- Radiation Risk and Cleanup Standards. Paper presented to the 2007 Mid-year Health Physics Society Conference on Decontamiantion, Decommissioning and Environmental Cleanup. January 23, 2007.
- National Academy of Sciences, BEIR VII, "Health Risks from Exposure to Low Levels of Ionizing Radiation." BEIR VII states, "At doses of 100 mSv (10,000 mrem) or less, statistical limitations make it difficult to evaluate cancer risk in humans." Nevertheless BEIR VII confirmed the validity of the LNT model and recommends its continued use. June 2005.
- ICRP Publication 99: Low-dose Extrapolation of Radiation-related Cancer Risk. While existence of a low-dose threshold does not seem to be unlikely for radiation-related cancers of certain tissues, the evidence does not favour the existence of a universal threshold. The LNT hypothesis, combined with an uncertain DDREF for extrapolation from high doses, remains a prudent basis for radiation protection at low doses and low dose rates. October 2004
- Radiation Risk. A briefing (47 pages) on risks in everyday life, background radiation, and radiation risk. August 2002.
- How to Explain Radiation Risk. Washington State Department of Health. July 2002.
- NCRP Report No. 136: Evaluation of the Linear-Nonthreshold Dose-Response Model for Ionizing Radiation. June 2001
- General Accounting Office Report on Radiation Standards. This report concludes that there is lack of conclusive evidence of low level radiation effects below total exposures of 5,000 to 10,000 millirem, and therefore there is no public health difference between the NRC's 25 mrem/y standard and the EPA's 15 mrem/y standard. June 2000. Testimony before the U.S. Senate. July 2000.
- Low Dose Risk, Decisions, & Risk Communication. This project provides basic research in the areas of risk perception and decision making as applied to the requirements for communication on behalf of the U.S. Department of Energy, Office of Science, Office of Biological and Environmental Research, and the Low Dose Radiation Research Program. Decision Science Research Institute. June 12, 2000.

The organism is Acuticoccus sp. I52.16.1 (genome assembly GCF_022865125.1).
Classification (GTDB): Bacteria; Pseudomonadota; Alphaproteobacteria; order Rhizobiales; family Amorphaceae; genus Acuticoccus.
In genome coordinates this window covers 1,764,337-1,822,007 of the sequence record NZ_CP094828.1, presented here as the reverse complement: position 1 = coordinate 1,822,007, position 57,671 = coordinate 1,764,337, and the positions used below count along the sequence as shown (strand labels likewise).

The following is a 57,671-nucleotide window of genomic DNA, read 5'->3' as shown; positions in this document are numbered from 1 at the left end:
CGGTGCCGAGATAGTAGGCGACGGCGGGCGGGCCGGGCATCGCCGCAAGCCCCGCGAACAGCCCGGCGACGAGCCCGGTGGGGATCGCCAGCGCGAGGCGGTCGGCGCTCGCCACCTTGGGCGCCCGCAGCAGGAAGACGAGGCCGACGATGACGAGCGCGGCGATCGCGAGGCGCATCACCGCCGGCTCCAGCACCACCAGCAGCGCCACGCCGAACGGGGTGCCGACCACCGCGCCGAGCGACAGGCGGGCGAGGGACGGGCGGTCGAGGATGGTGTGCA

- Is a Linear Extrapolation of Cancer Risks to Very Low Doses Justified? Dan Strom. May 3, 2000.
- Radiation Risk and Ethics. Zbigniew Jaworowski. Physics Today. September 1999.
- Validity of the Linear No-Thresold Theory of Radiation Carcinogenesis at Low Doses. Bernard L Cohen. September 11, 1998.
- Linear, No-Threshold Dose-Response Model: Both Sides of the Story. Dan Strom. July 24, 1996.
- NRC SECY-96-110, Completion of Response to the Staff Requirements Memorandum, for SECY-95-249, on Risk Harmonization White Paper and Recommendations by the Interagency Steering Committee on Radiation Standards. This NRC staff paper compares theoretical radiation and chemical risks, in particular background levels of radiation and chemical risks. NRC source. May 1996.
- The Myth of 10-6 as a Definition of Acceptable Risk, Kathryn E, Kelly, June 1991
- National Academy of Sciences, BEIR V, "Health Effects of Low Levels of Ionizing Radiation." BEIR V states, "Studies of populations chronically exposed to low-level radiation, such as those residing in regions of elevated background radiation, have not shown consistent or conclusive evidence of an ssociated increase in the risk of cancer." June 1990.
EPA Radiation Risk Assessment Guidance
- Radiation at Superfund Sites. Provides EPA remedial project managers with information and guidance on the cleanup of radioactive contamination at Superfund sites.
- Cleanup Levels and ARARs Radiation Guidance
- Headquarters Consultation for Radioactively Contaminated Sites. OSWER Directive 9200.1-33P. July 2000.
- Establishment of Cleanup Levels for CERCLA Sites with Radioactive Contamination. This memorandum provides clarifying guidance for establishing protective cleanup levels for radioactive contamination at CERCLA sites. Cleanups of radionuclides are governed by the risk range (generally 10-4 to 10-6) for all carcinogens established in the National Contingency Plan when ARARs are not available or are not sufficiently protective. Dose limits in the NRC decommissioning rule (e.g., 25/100 millirems per year) should generally not be used to establish cleanup levels under CERCLA. OSWER Directive 9200.4-18, August 1997.
- Clarification of the Role of Applicable, or Relevant and Appropriate Requirements in Establishing Preliminary Remediation Goals under CERCLA. This memorandum clarifies that EPA may establish preliminary remediation goals (PRGs) at levels more protective than required by ARARs, even at sites that do not involve multiple contaminants or pathways of exposure. Although this memo does not focus on radiation issues, its general policy is part of the determination in OSWER Directive 9200.4-18 that dose limits in the NRC decommissioning rule should generally not be used to establish cleanup levels under CERCLA. OSWER Directive 9200.4-23. August 1997.
- Interim Final Evaluation of Facilities Currently or Previously Licensed NRC Sites under CERCLA. his memorandum provides interim guidance to clarify EPA's role under CERCLA at facilities previously or currently licensed by the NRC. This guidance is in response to EPA increasingly receiving requests to conduct response actions under CERCLA at previously or currently licensed facilities, or to make a determination if a past or proposed NRC decommissioning would meet CERCLA cleanup levels. OSWER Directive 9272.0-15P. February 2000.